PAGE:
If a U.S. president spent both terms with approval ratings hovering above 70 percent, what would happen during his eighth year? Would his party use its majority control of Congress and the states to undo the 22nd Amendment, allowing him to run again ... and again? Would he be allowed to serve until he had handpicked the entire Supreme Court and wielded virtually unchecked power -- all so long as his ratings were kept high?
For the last several years in the Andean country of Colombia, this question has not been hypothetical. President Álvaro Uribe, an archconservative first elected in 2002, has won unprecedented high marks for his can-do attitude, workaholic image, and perhaps most of all, a military strategy that pushed violent guerrilla groups out of most population centers after a decade-long defense buildup. Last fall, a national poll found that 46 percent of Colombians believed that nobody but Uribe was even capable of governing the country. And in Washington, arguably Bogotá's most important ally, Uribe is lauded as an unwavering partner in maintaining regional security, not least in the war on drugs. U.S. Secretary of State Hillary Clinton's meeting with him in Uruguay earlier this week was probably one of the easiest she'll have on her Latin America trip.
Not too long ago, it looked like Uribe might be so popular that he would be allowed to stick around past his current mandate, set to end in August. Then at the eleventh hour, on Feb. 27, a third Uribe term was struck down by the country's Constitutional Court -- a blow to Uribe's supporters and, some worry, to the United States. It's easy to buy into the near personality cult of Uribe (his supporters adore him so much that they call themselves uribistas). But in losing its best ally in office, the United States might gain an even better democratic friend over the long haul.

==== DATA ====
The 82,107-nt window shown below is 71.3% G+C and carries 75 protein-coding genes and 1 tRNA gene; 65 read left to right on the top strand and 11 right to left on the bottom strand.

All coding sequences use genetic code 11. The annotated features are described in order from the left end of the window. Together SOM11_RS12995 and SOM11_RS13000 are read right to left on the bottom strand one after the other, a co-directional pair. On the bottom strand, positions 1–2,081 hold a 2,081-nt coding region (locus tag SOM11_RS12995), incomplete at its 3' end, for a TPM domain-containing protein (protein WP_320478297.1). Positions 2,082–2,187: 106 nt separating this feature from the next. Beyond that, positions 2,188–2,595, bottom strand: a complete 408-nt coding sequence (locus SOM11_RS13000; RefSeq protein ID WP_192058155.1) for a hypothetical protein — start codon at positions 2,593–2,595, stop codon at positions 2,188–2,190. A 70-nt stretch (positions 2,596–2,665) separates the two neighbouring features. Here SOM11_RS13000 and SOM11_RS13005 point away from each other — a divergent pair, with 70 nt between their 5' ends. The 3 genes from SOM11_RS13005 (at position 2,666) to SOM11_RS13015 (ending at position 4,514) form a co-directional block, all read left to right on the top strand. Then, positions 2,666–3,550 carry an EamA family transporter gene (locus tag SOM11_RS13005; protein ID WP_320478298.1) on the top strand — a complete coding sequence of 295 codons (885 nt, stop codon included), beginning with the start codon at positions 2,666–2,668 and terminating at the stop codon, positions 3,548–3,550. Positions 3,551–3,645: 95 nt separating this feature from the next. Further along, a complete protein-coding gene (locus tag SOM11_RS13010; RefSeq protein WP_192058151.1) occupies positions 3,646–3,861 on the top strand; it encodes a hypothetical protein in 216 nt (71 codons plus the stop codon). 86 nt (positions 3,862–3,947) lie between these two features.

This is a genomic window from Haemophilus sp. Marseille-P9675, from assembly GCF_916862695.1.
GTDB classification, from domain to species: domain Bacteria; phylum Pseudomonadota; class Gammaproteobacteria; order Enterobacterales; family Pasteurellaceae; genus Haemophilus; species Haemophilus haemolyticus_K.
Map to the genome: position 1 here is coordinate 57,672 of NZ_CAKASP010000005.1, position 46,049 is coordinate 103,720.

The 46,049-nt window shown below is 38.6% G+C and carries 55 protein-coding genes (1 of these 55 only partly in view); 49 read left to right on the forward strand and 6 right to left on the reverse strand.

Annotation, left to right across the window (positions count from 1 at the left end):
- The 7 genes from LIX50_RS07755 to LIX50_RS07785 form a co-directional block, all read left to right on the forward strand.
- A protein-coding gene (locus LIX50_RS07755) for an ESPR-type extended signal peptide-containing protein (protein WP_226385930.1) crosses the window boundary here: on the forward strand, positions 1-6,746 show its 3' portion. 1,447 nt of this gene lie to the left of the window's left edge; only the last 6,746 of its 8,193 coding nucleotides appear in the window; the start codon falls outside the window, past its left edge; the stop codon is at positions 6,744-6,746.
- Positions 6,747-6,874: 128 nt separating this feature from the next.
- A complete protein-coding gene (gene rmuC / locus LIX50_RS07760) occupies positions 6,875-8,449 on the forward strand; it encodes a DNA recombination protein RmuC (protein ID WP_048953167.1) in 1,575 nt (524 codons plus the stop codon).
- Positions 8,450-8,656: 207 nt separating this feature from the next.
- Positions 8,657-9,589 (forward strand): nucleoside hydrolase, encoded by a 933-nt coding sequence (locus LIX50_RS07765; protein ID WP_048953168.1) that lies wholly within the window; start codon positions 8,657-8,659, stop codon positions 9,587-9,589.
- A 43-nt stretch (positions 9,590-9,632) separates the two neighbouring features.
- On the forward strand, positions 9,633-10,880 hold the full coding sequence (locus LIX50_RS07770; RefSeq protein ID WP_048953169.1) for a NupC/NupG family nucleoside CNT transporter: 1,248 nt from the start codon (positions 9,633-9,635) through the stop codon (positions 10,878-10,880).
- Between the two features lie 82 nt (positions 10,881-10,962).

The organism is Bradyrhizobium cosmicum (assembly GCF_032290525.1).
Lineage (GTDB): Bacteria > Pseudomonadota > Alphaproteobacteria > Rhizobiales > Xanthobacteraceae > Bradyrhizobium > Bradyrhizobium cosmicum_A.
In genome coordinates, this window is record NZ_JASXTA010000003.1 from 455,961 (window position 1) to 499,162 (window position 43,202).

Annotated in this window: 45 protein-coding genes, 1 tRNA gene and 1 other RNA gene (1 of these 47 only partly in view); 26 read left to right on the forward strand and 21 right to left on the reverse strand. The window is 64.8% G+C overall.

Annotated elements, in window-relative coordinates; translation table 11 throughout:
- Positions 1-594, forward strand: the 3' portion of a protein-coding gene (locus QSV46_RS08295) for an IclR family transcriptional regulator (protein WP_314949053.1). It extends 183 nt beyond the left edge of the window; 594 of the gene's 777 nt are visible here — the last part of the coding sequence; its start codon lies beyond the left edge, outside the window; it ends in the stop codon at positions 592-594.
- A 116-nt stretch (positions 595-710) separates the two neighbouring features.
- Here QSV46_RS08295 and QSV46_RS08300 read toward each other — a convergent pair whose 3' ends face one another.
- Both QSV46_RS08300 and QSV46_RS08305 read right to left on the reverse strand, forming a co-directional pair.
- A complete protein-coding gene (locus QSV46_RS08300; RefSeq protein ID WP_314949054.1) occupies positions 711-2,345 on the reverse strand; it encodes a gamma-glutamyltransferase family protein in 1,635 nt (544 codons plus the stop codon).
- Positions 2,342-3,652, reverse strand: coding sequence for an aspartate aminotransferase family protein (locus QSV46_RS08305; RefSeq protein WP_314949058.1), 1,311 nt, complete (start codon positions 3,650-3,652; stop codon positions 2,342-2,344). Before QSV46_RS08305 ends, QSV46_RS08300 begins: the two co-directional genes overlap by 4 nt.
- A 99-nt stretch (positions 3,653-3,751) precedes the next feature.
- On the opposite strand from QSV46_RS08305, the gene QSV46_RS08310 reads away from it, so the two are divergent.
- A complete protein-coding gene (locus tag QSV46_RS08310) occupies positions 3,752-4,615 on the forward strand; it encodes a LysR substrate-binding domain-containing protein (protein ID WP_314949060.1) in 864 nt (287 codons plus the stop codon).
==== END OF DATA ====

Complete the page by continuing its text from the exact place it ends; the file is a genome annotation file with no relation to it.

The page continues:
Four years ago, a constitutional change allowed the Colombian president to be elected to a second term, and not surprisingly, Uribe was. Still not satiated, the president's partisans began a campaign in late 2008 for yet another amendment that would clear the way for a third term. (Uribe never said clearly whether he wanted to stay put, but he did nothing to stop the momentum either.) Last September, Colombia's Congress gave the green light for a referendum vote on the proposed constitutional amendment, and polls showed that the referendum was likely to pass. Uribe was also likely to win handily in the next election, set for May 30.
Before the constitutional plebiscite could be scheduled, however, an obstacle remained: The country's Constitutional Court had to certify that the referendum law was approved through a legal, legitimate process. On Feb. 26, the court determined that, in fact, several procedural requirements, ranging from the amount spent on a signature-gathering campaign to the timing of the congressional debate to the wording of the referendum question, had been blatantly ignored. The referendum was struck down, and Uribe, limited to two terms, will leave office in five months.